Following last week’s well-documented Federal Communications Commission (FCC) vote to launch a public review into the ban on the use of cell (mobile) phones in-flight, the debate surrounding how an overturning of the ban would impact the passenger experience has intensified. While it has become clear that the general public has serious reservations about allowing passengers to use their cell phones while they are in the air, the US Department of Transportation has already said it is looking into the possibility of banning in-flight voice calls.
However, the opinion of the airlines is more divided and, unsurprisingly, the leading suppliers in the sector have made their support for the removal of the ban far clearer.
Speaking to FTE, Véronique Blanc, Chief Technology Officer at OnAir, said: “The rule is outdated and when it was introduced there were fears about interference, safety and so on, which isn’t the case now. This (in-flight mobile connectivity) is something that people are looking for and there’s evidence in the market that this is the case.”
The line taken by Panasonic Avionics is very similar. Having stated that mobile connectivity would be “good news for passengers”, Chris Lundquist, Vice President of Corporate Strategy, added: “Whether they use onboard Wi-Fi or their own mobile devices, passengers should be able to remain connected”.
The real issue: in-flight voice calls
However, the overall debate focusing on the use of cell phones onboard masks the fact that the real issue the general public has is specifically with the potential introduction of voice calls. Recognising this, Delta Air Lines and Southwest Airlines have already said they will not allow voice calls, but JetBlue has said that it’s own policy will be customer-driven.
And this point – that airlines will have a choice on the matter even if the existing ban is overturned – is vital, according to OnAir’s Blanc. “There are systems on aircraft that allow for the voice component to be turned off if the airline wishes. It’s the airlines’ prerogative,” she said.
Outside of the US, Qatar Airways provides an example of a carrier that allows passengers to use their cell phone to send SMS or MMS messages, and to browse the Internet and check emails, without allowing them to make calls. On the other hand, on some of its flights, Emirates allows passengers to use their phones just as they would on the ground, including making voice calls.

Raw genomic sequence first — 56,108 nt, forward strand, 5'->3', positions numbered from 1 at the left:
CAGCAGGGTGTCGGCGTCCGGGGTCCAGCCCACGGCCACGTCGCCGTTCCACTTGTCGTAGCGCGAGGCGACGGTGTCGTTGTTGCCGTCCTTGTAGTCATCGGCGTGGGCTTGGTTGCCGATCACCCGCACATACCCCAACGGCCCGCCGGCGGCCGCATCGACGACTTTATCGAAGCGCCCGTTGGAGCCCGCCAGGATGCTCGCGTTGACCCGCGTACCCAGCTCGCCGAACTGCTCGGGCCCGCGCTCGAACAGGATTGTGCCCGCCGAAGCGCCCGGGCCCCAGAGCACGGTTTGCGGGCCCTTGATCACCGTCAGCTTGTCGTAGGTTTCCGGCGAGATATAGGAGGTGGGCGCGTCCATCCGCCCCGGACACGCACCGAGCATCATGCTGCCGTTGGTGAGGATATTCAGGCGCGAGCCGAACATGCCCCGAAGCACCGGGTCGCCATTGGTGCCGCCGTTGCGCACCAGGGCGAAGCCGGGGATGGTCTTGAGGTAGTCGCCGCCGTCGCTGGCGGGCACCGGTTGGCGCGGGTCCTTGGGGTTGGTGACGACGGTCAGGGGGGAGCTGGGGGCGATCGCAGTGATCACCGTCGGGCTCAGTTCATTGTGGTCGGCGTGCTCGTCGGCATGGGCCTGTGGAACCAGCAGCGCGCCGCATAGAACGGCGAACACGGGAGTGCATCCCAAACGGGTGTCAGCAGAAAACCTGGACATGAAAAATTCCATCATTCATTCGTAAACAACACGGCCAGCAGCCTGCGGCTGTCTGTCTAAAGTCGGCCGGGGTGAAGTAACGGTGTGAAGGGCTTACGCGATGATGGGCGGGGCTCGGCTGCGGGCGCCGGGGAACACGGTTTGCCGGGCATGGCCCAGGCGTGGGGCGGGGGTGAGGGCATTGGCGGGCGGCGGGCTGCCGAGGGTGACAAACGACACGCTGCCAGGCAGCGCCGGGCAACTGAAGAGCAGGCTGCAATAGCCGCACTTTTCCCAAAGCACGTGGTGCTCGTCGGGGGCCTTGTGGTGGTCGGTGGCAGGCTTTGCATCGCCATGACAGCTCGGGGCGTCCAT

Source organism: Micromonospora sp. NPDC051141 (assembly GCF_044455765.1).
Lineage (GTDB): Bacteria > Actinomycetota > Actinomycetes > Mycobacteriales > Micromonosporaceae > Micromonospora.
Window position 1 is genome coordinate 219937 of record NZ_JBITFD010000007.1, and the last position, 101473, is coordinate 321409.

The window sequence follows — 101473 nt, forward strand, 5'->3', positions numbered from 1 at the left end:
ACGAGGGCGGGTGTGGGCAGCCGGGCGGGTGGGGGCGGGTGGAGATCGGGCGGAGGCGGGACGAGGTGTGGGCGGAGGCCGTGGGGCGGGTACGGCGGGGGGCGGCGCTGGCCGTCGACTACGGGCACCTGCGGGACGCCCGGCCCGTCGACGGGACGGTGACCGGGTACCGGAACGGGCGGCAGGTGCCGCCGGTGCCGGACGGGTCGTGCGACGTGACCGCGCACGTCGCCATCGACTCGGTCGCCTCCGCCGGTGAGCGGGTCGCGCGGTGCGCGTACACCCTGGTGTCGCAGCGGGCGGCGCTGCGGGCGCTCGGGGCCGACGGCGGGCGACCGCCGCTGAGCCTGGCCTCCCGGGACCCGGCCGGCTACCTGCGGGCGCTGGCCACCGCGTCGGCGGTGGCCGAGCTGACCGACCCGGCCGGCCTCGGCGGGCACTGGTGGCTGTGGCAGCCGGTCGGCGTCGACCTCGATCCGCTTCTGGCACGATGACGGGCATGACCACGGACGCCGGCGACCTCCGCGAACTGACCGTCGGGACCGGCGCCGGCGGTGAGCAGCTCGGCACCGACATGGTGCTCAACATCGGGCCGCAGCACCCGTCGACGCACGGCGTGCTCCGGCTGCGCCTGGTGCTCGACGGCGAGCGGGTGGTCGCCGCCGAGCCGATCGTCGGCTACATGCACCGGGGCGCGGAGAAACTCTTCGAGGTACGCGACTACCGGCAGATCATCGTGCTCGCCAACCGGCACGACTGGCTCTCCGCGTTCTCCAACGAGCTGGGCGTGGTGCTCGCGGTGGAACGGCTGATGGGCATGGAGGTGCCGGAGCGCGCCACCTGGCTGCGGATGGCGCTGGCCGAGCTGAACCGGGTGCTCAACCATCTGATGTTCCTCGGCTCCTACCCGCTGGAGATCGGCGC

Blanc continued: “We’ve been in operation for over six years and we’ve never heard of a passenger complaining about this. Also, we know from the statistics that cell phone use in-flight is not dissimilar to using it in a ‘normal’ environment – they are mostly used for messaging and browsing, and the average call lasts for around just two minutes.”
Gogo – another onboard connectivity provider – makes a very similar point. While it recently launched its new ‘Text & Talk’ service, Ash ElDifrawi, the company’s Chief Marketing Officer, explained: “We see this as more of a text messaging product for commercial airlines in the United States”.
Making a clearer case for cell phone use onboard
So, as the debate surrounding the use of cell phones in-flight continues to simmer, it is clear that efforts need to be made to ensure that those outside the industry know exactly what they are arguing for and against. In spite of what the mainstream media would have people believe, the question should not be whether to lift the ban on cell phones or to leave it in place, but rather how allowing mobile phone use onboard can benefit passengers.
The concerns around allowing voice calls in-flight are well founded, and for many passengers, having a fellow passenger talk relentlessly throughout a flight would surely take away from the overall experience. However, for that same passenger, being able to access SMS messages, emails and the Internet via their handset could be a huge bonus.
Last week’s FCC vote enables the public to offer their own views on the debate, which means now is the time for the airlines and suppliers to make the point that this is not a black and white, ‘yes’ or ‘no’ issue, but an opportunity for passengers to dictate where the line should be drawn on cell phone use in-flight.